Why string is not a good toy for a cat

by Michael

Cat and string - potential danger - Photo by John Leach

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Cat and string - potential danger - Photo by John Leach

String is not a good toy for a cat because it can cause injury in much the same way that playing fetch with a stick can cause injury to a dog.

I am not really referring to us playing with our cat with string as under those circumstances we are holding the string and have control over it.

If, however, the string is left lying around or if inadvertently we leave some thread around on the floor, this could be a serious health hazard to our cat and cause a dent in our wallet.

Cats are attracted to various sorts of string, cotton threads and ribbon etc. They like to chew on them and play with them. Unfortunately cats also tend to swallow thread.

Sometimes this can have the effect of one end of the thread twisting around the base of the tongue while the other end can be deep inside the cat, sometimes as far as the intestine.

The tongue might be damaged due to the blood supply being cut off. The cat might vomit but the cause might not be clear is it is a length of fine thread that is around the tongue.

You can see how this simply scenario could cause quite a serious and unfortunate cat health problem that might go undetected.

In the most serious of cases a veterinarian will have to operate under full anesthetic to remove the thread.

Anesthetic carries a risk of injury in itself. This is not a good situation for the cat to be in and neither is it good for us, with worry and expense.

I guess the answer is for us all to take simple but sensible precautions particularly if you are the type who likes sewing.

I don't think there is a serious risk. In fact there is probably a fairly low risk but there is a risk nonetheless that can be avoided easily.


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Why string is not a good toy for a cat

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Feb 25, 2012 Thanks
by: Michael

Thanks, Amber, for your useful advice based on first hand experience. First hand experience is always the best.

Feb 21, 2012 First-Hand Experience With Ingested String
by: Amber

As a brand new cat owner, I bought a new toy for my 6 month old kittens, Jack and Jill to play with. It had stretchy elastic-type string and a fuzzy ball attached to a wand. Within 2 minutes of putting the new toy away in the toy basket, Jack dragged it out, chewed through the elastic string, and SWALLOWED about 6 inches of string. Being a new cat owner, I didn’t realize how dangerous this was.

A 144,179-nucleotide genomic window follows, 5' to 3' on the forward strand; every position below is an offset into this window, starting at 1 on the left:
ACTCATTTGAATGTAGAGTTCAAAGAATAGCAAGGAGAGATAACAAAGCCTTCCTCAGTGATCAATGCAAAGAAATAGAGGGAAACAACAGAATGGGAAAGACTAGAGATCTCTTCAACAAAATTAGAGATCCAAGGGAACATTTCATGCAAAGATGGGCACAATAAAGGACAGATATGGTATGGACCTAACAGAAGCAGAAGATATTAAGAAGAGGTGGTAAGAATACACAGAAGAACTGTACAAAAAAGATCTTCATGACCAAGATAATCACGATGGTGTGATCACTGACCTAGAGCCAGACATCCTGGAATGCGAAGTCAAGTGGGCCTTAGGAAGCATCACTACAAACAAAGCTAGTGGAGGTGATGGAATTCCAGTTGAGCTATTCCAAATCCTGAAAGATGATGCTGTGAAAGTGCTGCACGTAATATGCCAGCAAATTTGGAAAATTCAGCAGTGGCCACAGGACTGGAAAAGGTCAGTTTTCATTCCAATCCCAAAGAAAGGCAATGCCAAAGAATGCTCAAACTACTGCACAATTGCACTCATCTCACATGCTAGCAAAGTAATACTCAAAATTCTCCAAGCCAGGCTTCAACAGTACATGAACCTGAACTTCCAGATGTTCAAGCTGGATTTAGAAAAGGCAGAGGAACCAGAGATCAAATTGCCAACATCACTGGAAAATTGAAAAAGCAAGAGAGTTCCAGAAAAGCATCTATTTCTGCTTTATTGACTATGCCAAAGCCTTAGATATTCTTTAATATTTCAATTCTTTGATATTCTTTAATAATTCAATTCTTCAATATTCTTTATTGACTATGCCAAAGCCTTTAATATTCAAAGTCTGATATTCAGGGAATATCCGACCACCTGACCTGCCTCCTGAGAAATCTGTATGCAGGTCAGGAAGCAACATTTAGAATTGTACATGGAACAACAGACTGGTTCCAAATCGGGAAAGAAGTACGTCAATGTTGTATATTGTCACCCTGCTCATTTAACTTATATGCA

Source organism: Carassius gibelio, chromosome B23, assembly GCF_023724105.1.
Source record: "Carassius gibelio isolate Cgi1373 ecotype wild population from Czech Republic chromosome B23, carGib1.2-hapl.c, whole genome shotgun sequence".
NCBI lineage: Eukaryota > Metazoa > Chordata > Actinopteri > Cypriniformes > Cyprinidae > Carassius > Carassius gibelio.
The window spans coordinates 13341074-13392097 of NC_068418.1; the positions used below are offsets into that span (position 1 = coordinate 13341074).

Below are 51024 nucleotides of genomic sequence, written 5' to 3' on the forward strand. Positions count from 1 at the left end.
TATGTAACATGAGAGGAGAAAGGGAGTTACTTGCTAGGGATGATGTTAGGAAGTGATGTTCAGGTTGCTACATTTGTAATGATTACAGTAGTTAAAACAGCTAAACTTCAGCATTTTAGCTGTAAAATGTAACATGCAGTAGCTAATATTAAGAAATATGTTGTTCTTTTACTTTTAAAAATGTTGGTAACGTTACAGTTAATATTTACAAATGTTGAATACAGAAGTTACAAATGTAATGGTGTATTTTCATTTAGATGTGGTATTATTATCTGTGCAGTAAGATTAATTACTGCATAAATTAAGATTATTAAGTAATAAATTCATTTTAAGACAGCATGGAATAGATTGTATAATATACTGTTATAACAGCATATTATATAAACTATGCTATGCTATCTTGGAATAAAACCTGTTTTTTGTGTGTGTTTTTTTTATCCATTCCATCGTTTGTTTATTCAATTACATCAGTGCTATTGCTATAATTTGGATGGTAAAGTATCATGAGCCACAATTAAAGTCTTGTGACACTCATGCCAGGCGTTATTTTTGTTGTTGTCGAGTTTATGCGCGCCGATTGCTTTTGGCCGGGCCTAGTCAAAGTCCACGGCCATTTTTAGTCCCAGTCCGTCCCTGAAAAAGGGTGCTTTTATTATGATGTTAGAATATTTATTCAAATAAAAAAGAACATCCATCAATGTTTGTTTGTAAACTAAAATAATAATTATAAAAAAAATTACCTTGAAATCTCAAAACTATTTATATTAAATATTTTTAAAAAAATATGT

LUCKILY, I ran into my vet at the grocery store later that day and told him about the string incident. He got a panicked look on his face. "That's not good,” he said. “String is very dangerous if swallowed and can be fatal for cats because it can become stuck, tangled, or wrapped around their intestines.” He told me to keep a close eye on Jack to make sure he was still eating and drinking normally. If he stopped eating or drinking, I was instructed to take Jack to his office right away.

HERE'S THE REMEDY I WANT TO SHARE IF STRING IS INGESTED: My vet told me to immediately begin giving Jack Vaseline to eat 2-3 times a day because it would act as a lubricant in his body and would help the string move through more quickly and easily. He said the best way to get Jack to eat the Vaseline was to gently smear it on his front paws and he would lick it off in an effort to clean his paws. Lastly, he told me to inspect Jack's droppings every day to see if the string moved through.

I rushed home (now in full panic mode!) and smeared Vaseline on Jack’s little paws, as I was instructed. Just as my vet said, he (reluctantly) licked it off. I continued to “feed” Jack Vaseline for the next 2 days.

Long story short, on the night of the third day, I discovered that the string had passed through my little guy - all 6 inches of it!

Needless to say, my house is now a string-free zone!

Feb 21, 2012 Think cat
by: Ruth

You are right Michael, leaving string lying around can be very dangerous to a cat as can rubber bands too.
Sometimes cat playstations have string dangling, a neighbour's cat got her leg caught up in the string and panicked and took some untangling !
When I worked with vets we sometimes had cats brought in with a sewing needle and thread stuck in their mouth or throat, they had played with the thread and swallowed the needle on the end of it. They had to have an anaesthetic to remove it.
It's best to 'think cat' and leave nothing potentially dangerous lying around in a home with cats in it.

Kattaddorra signature Ruth

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